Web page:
James E. Peacock Jr., MD; Deirdre A. Herrington, MD; James C. Wade, MD; Hillard M. Lazarus, MD; Michael D. Reed, MD; Jane W. Sinclair, RN; Daniel C. Haverstock, MS; Steven F. Kowalsky, PharmD; David D. Hurd, MD; Deborah A. Cushing, RN; Colleen P. Harman, RN; Gerald R. Donowitz, MD
Empirical therapy with an aminoglycoside and a β-lactam remains common for febrile neutropenic patients. Concerns about aminoglycoside-induced ototoxicity and nephrotoxicity have led to studies of alternate regimens. In this study, ciprofloxacin–piperacillin was as safe and effective as tobramycin–piperacillin for empirical therapy of neutropenic fever.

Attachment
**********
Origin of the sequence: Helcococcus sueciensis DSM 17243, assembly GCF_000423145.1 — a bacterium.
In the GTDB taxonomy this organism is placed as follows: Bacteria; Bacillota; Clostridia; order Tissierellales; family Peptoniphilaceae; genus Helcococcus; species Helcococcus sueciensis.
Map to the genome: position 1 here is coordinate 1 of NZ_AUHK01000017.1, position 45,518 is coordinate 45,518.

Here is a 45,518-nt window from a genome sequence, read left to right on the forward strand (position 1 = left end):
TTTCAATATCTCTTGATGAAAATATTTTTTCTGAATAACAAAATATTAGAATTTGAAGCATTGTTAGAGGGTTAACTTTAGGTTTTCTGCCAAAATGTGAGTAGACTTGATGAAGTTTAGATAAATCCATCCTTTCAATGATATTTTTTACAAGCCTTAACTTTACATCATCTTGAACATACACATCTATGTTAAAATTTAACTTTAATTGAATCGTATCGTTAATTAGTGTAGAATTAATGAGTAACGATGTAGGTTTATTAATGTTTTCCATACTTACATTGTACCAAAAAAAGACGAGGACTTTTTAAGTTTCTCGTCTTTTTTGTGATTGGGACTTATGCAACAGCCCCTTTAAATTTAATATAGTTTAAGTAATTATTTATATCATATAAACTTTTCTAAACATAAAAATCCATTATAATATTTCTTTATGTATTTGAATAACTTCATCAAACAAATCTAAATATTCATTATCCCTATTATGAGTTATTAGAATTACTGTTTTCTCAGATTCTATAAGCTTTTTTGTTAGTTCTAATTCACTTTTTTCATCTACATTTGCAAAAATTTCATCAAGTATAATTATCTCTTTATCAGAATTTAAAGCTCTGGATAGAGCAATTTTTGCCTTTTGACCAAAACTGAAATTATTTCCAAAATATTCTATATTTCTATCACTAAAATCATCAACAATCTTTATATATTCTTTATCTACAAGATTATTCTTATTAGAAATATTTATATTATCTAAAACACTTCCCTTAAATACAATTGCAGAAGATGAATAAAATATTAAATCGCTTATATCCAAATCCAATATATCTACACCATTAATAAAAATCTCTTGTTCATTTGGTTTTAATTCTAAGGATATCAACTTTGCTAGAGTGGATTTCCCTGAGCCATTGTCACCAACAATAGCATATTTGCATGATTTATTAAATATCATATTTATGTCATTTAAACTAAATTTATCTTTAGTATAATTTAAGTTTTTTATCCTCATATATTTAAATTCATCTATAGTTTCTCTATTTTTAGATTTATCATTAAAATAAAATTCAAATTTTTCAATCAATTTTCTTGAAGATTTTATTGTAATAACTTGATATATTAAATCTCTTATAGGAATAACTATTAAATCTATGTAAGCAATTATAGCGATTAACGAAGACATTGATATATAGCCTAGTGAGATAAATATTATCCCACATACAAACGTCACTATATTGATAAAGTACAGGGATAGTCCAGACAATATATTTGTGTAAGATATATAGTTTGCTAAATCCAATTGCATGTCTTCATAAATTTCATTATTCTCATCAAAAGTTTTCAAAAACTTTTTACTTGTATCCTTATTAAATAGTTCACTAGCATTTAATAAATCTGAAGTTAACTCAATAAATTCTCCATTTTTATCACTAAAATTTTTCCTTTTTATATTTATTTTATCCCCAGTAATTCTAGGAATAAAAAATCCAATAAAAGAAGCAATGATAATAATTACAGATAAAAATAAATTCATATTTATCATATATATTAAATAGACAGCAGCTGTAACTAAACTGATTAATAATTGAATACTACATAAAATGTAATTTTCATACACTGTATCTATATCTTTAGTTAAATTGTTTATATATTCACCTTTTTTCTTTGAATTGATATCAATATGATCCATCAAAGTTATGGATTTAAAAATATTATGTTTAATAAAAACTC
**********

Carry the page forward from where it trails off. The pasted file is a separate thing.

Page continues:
Ann Intern Med. 2002;137(2):77-87. doi:10.7326/0003-4819-137-2-200207160-00005
Harry P. Selker, MD, MSPH; Joni R. Beshansky, RN, MPH; John L. Griffith, PhD; for the TPI Trial Investigators*
Although its effect was minimal on patients with high baseline reperfusion rates, the electrocardiograph-based Thrombolytic Predictive Instrument increased use and timeliness of reperfusion in often-missed groups and when involved physicians were off site.
Ann Intern Med. 2002;137(2):87-95. doi:10.7326/0003-4819-137-2-200207160-00006
Michael Pignone, MD, MPH; Somnath Saha, MD, MPH; Tom Hoerger, PhD; Jeanne Mandelblatt, MD, MPH
Screening for colorectal cancer appears cost-effective compared with no screening, but a single optimal strategy cannot be determined from the currently available data. Additional data and additional analyses are necessary.
Ann Intern Med. 2002;137(2):96-104. doi:10.7326/0003-4819-137-2-200207160-00007